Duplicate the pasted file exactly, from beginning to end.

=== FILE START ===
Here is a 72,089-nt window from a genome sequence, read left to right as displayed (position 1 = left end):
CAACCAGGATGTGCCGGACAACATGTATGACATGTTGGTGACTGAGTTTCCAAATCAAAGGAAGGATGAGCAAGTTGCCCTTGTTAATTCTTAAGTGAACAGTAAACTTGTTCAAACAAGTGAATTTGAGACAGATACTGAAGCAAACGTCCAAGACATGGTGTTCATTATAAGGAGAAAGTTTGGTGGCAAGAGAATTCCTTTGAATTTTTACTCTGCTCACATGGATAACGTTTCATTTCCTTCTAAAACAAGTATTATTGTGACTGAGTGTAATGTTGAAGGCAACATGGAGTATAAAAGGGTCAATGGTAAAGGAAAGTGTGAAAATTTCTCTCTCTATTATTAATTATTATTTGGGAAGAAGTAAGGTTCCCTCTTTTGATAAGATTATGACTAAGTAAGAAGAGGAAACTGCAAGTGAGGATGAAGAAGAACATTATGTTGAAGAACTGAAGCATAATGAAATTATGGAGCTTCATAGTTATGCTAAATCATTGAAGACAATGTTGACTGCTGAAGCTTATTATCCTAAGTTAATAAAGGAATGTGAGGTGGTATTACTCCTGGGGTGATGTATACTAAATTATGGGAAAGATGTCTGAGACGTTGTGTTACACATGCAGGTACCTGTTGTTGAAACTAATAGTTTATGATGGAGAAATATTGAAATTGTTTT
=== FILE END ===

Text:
Here is a 72,089-nt window from a genome sequence, read left to right as displayed (position 1 = left end):
CAACCAGGATGTGCCGGACAACATGTATGACATGTTGGTGACTGAGTTTCCAAATCAAAGGAAGGATGAGCAAGTTGCCCTTGTTAATTCTTAAGTGAACAGTAAACTTGTTCAAACAAGTGAATTTGAGACAGATACTGAAGCAAACGTCCAAGACATGGTGTTCATTATAAGGAGAAAGTTTGGTGGCAAGAGAATTCCTTTGAATTTTTACTCTGCTCACATGGATAACGTTTCATTTCCTTCTAAAACAAGTATTATTGTGACTGAGTGTAATGTTGAAGGCAACATGGAGTATAAAAGGGTCAATGGTAAAGGAAAGTGTGAAAATTTCTCTCTCTATTATTAATTATTATTTGGGAAGAAGTAAGGTTCCCTCTTTTGATAAGATTATGACTAAGTAAGAAGAGGAAACTGCAAGTGAGGATGAAGAAGAACATTATGTTGAAGAACTGAAGCATAATGAAATTATGGAGCTTCATAGTTATGCTAAATCATTGAAGACAATGTTGACTGCTGAAGCTTATTATCCTAAGTTAATAAAGGAATGTGAGGTGGTATTACTCCTGGGGTGATGTATACTAAATTATGGGAAAGATGTCTGAGACGTTGTGTTACACATGCAGGTACCTGTTGTTGAAACTAATAGTTTATGATGGAGAAATATTGAAATTGTTTT